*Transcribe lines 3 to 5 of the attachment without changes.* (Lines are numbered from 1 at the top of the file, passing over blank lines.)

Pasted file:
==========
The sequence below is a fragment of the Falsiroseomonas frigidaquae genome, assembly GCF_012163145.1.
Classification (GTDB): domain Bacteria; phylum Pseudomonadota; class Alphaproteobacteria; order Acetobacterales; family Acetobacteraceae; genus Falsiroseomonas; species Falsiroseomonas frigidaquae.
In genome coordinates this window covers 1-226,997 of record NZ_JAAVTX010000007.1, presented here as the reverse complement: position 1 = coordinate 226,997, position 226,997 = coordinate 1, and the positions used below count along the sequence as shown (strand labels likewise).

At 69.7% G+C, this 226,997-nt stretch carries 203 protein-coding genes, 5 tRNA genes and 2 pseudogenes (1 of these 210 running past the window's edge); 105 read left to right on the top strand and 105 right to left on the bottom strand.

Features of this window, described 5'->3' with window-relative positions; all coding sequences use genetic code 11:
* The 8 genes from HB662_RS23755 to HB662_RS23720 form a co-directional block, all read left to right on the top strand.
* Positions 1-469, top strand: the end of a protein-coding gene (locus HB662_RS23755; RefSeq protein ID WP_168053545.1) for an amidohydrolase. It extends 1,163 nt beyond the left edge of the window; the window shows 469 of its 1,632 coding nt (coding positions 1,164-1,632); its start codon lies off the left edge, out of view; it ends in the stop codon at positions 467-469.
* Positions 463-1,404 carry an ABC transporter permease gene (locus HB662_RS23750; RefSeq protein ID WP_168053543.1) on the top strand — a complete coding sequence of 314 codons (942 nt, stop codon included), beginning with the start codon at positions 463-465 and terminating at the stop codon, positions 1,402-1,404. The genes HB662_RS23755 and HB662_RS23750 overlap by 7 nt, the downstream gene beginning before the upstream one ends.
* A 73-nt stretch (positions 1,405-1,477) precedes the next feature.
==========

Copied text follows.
In genome coordinates this window covers 1-226,997 of record NZ_JAAVTX010000007.1, presented here as the reverse complement: position 1 = coordinate 226,997, position 226,997 = coordinate 1, and the positions used below count along the sequence as shown (strand labels likewise).

At 69.7% G+C, this 226,997-nt stretch carries 203 protein-coding genes, 5 tRNA genes and 2 pseudogenes (1 of these 210 running past the window's edge); 105 read left to right on the top strand and 105 right to left on the bottom strand.

Features of this window, described 5'->3' with window-relative positions; all coding sequences use genetic code 11: